How to Take your Meeting from Mind-LESS to Mind-FUL
There is a lot of talk about mindfulness and intention setting right now in the events industry, and this concept is usually translated into early morning yoga, meditation rooms, or wellness breaks. This is a very literal interpretation, and while it does promote a healthier lifestyle during a jam packed program, there are lots of ways a meeting can be designed with the participant in mind to create a more focused and stream-lined (mindful) experience.
The Curse of Mindless Attendees
The Curse of Mindless Attendees
Event professionals have gotten very good at creating meetings that are well-oiled logistical machines. We have gotten SO good in fact, that there’s a mindless aspect to the experience of a traditional conference. Pick up your badge, follow the signs, listen to the talking heads, take a break for lunch (and listen to more talking heads), go to a reception, watch some entertainment, go to bed, rinse and repeat.
Interestingly, the trend towards personalization has actually forced us (planners and participants) to be more mindful overall – and this is where the value lies, because what we as event professionals need at our meetings is mindful participants, not mindless attendees.
I have seen it so many times across so many programs: mindfulness is translated into wellness, and as an afterthought a 6:00am yoga session is added to an already overly full schedule. As if our participants aren’t mentally exhausted enough from absorbing new information and emotionally exhausted enough from navigating new social interactions, now they are also physically exhausted because they have to lose an hour of sleep or more to get in some physical activity. To make matters worse, the one major break they get to enjoy a meal and relax (that gluten-free lunch) is sabotaged by a motivational speaker that demands all of their attention.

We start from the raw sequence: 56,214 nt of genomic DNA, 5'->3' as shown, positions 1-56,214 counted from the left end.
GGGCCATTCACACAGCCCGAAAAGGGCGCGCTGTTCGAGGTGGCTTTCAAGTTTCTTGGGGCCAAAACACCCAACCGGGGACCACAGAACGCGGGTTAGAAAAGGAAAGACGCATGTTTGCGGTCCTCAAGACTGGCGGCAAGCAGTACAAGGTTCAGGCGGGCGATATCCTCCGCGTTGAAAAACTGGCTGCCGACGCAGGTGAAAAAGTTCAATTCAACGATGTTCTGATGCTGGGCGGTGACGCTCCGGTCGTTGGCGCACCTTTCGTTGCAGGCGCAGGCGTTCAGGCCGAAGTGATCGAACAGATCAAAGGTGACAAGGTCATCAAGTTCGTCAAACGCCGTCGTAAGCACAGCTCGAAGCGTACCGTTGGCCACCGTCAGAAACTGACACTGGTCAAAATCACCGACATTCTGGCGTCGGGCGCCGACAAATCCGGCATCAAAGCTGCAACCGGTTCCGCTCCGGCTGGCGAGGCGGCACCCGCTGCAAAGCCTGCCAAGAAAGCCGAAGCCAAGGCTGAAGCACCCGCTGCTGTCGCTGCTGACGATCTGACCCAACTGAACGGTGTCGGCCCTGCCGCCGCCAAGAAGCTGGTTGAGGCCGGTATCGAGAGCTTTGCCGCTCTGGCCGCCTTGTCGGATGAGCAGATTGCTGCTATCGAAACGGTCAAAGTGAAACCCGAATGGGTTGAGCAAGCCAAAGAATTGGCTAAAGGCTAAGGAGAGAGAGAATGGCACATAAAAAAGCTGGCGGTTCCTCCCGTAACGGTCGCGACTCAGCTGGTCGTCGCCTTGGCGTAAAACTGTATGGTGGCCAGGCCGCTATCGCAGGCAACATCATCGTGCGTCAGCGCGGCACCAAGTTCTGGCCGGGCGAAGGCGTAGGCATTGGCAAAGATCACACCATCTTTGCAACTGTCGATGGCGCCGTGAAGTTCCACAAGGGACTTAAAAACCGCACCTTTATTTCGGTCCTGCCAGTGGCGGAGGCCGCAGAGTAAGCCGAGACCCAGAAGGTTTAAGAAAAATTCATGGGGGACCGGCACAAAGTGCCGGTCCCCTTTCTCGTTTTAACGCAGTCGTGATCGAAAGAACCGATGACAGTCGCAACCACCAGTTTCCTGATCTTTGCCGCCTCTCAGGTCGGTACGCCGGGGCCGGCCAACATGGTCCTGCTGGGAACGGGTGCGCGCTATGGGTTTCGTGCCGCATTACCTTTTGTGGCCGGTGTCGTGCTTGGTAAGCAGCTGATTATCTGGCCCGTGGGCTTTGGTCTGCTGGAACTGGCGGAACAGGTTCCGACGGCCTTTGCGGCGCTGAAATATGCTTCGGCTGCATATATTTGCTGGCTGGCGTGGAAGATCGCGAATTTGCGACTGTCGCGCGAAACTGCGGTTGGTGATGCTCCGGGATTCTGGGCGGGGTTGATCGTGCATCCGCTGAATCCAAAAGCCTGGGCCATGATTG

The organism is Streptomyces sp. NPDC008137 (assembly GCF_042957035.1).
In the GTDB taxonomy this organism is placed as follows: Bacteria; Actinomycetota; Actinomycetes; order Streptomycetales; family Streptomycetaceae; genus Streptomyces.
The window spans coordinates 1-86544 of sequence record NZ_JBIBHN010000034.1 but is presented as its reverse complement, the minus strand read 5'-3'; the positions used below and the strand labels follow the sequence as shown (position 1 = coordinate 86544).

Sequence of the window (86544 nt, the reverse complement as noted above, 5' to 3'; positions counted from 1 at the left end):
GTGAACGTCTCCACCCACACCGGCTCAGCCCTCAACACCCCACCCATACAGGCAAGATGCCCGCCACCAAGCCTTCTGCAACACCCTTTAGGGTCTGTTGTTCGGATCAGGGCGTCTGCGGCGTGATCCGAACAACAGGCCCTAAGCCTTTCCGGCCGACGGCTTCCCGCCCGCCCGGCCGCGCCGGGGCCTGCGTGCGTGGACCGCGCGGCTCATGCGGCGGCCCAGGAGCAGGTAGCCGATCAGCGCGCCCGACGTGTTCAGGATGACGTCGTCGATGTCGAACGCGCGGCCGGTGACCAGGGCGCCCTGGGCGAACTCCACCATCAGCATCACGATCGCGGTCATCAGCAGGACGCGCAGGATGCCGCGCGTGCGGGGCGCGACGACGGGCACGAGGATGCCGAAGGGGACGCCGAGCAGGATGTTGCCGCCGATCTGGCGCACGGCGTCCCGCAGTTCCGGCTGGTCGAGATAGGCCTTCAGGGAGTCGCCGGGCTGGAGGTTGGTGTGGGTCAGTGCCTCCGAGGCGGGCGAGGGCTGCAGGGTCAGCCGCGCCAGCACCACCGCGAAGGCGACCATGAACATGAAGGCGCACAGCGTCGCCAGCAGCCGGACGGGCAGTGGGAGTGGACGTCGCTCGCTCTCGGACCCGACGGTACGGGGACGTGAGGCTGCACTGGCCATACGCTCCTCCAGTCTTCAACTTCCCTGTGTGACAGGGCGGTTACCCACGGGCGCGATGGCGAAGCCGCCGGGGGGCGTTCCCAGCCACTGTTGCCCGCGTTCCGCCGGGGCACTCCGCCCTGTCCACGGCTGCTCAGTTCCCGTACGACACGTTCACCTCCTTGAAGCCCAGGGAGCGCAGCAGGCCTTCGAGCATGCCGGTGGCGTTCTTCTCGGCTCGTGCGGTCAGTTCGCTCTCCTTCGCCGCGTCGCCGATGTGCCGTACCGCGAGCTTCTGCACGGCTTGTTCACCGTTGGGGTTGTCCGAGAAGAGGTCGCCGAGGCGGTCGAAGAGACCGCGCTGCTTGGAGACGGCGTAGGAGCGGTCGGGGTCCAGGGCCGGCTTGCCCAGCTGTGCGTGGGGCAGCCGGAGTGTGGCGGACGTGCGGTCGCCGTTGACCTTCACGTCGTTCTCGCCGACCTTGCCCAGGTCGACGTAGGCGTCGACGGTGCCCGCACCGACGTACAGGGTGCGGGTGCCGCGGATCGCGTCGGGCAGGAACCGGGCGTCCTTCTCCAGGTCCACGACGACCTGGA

What if we just did less? What if we stopped and really looked at the content in our programs and decided what the most important things our participants need are? Yoga is great, I want to do yoga at a conference! But I also want to have enough time to sleep and talk to my spouse and catch up on work emails and breathe for a minute without being rushed to the next thing. We learn better when we pace ourselves. So let’s be mindful that we are humans and we will get more from our programs if we just did less.
Forget Attendees; Mold Participants
I believe that we need to completely do away with the term ‘attendees’ because it implies a passive audience. It puts the onus on the speakers, presenters, executive team and event professionals to make sure the people at the meeting understand the purpose for being there and get what they need out of the content being delivered to them.
What we as event professionals need to create are rooms full of ‘participants’; active, interactive, and inquisitive sessions so that people can be directly involved in achieving the objective for the conference. This is achieved by understanding why they are at that specific meeting and by being guided along their specific journey to make sure they make the most out of the experience presented to them.